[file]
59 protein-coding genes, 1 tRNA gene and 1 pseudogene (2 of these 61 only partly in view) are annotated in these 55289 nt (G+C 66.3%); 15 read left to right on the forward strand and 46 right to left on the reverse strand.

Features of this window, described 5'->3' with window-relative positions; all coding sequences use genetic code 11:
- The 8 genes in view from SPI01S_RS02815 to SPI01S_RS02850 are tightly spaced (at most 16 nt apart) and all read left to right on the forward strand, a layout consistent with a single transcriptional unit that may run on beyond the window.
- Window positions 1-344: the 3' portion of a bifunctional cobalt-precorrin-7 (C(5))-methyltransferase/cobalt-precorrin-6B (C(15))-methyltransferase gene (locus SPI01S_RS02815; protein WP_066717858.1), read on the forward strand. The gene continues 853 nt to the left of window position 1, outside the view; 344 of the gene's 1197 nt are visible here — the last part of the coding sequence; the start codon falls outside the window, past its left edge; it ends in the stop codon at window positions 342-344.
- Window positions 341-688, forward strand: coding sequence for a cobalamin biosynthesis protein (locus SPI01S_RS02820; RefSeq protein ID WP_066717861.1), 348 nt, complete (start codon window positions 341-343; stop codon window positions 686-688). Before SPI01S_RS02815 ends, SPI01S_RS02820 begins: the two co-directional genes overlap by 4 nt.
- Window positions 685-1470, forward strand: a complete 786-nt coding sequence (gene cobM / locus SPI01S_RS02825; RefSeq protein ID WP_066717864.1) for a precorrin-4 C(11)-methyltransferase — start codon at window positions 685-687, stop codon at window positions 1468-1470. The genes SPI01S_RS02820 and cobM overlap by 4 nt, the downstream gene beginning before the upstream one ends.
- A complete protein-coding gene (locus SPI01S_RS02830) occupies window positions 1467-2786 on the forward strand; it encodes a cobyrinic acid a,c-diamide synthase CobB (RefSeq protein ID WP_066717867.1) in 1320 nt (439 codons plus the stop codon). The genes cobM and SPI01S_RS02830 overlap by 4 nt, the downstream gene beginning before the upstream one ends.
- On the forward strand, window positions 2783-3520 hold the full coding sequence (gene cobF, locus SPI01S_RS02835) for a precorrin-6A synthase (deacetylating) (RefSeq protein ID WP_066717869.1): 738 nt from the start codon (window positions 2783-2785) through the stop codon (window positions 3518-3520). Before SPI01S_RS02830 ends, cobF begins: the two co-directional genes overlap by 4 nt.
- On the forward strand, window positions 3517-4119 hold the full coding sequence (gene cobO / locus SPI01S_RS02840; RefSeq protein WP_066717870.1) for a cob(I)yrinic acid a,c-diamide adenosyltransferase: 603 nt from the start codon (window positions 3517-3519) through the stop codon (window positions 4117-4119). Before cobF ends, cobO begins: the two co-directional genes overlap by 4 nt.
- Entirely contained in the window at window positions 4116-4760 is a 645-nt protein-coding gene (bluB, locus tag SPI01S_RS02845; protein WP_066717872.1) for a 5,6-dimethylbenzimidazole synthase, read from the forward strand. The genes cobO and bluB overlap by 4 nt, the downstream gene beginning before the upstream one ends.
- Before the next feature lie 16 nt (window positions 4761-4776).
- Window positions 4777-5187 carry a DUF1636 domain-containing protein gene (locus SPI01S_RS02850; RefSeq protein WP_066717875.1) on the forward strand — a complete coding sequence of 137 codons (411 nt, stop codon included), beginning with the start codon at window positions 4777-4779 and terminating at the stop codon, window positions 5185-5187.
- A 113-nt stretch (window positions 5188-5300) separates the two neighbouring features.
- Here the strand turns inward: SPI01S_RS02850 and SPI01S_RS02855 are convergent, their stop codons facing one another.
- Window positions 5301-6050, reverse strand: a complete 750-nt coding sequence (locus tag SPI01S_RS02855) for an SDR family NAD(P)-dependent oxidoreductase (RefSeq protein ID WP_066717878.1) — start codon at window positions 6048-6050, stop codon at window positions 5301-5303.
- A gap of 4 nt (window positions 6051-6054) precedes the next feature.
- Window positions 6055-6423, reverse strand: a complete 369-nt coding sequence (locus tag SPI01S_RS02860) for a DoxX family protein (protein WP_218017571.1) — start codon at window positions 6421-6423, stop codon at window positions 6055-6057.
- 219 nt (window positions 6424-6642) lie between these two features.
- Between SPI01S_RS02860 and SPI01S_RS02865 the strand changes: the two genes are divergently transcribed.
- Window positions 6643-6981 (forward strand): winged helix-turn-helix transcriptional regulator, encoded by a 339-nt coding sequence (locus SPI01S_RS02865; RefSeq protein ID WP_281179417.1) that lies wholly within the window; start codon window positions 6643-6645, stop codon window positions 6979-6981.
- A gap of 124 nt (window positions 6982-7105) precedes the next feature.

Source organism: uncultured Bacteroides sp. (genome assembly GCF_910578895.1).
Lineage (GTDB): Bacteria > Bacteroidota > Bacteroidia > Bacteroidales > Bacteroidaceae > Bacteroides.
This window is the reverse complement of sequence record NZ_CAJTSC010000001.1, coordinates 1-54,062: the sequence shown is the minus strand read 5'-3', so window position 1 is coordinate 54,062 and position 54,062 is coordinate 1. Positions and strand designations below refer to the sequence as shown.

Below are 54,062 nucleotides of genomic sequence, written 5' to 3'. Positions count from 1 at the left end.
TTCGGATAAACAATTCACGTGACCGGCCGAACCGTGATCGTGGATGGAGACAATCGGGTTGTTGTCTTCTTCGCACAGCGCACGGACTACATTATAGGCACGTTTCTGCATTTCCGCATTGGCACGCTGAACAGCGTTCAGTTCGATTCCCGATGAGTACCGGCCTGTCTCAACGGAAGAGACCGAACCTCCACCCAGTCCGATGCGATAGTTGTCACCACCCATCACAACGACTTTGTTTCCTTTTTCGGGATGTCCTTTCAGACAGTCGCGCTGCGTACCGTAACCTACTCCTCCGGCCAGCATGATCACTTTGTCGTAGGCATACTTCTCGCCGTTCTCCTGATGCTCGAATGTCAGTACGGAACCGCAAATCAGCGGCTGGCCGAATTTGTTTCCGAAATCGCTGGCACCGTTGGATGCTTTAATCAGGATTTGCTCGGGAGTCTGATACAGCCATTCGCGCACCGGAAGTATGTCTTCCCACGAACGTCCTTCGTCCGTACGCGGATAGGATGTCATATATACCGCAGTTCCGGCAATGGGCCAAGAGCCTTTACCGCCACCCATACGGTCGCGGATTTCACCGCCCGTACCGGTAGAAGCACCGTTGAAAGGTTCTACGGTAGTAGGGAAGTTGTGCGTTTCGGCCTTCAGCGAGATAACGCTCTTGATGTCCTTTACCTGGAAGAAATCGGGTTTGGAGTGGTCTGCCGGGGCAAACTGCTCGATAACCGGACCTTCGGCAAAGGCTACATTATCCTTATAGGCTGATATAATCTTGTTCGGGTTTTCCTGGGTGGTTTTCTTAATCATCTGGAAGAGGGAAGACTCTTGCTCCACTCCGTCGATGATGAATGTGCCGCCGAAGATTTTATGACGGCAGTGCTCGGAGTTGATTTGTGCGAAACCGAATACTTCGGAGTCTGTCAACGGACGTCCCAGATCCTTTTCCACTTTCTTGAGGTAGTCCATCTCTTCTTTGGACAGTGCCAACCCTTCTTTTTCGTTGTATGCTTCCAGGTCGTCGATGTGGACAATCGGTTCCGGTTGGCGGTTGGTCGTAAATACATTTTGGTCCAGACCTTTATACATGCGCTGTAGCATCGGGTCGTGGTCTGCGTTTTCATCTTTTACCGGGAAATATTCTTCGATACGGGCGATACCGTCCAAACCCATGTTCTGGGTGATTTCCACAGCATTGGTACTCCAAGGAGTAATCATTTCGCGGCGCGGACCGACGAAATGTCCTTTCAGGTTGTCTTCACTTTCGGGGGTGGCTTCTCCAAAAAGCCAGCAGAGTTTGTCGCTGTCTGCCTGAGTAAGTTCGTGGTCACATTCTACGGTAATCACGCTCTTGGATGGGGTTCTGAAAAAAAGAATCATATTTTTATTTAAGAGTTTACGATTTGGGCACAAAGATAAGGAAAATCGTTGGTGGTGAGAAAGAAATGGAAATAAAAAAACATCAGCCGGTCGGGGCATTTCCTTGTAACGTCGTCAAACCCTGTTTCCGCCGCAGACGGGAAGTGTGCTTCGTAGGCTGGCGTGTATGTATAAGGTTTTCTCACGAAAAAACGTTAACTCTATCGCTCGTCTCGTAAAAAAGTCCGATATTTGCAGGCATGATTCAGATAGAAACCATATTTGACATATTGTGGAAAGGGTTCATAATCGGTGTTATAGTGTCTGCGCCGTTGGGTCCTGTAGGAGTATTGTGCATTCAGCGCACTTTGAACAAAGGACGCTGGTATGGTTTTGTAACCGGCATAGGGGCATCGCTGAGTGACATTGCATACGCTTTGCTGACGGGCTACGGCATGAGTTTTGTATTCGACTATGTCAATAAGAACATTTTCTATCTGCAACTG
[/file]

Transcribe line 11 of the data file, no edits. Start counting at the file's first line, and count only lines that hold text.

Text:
- Before the next feature lie 16 nt (window positions 4761-4776).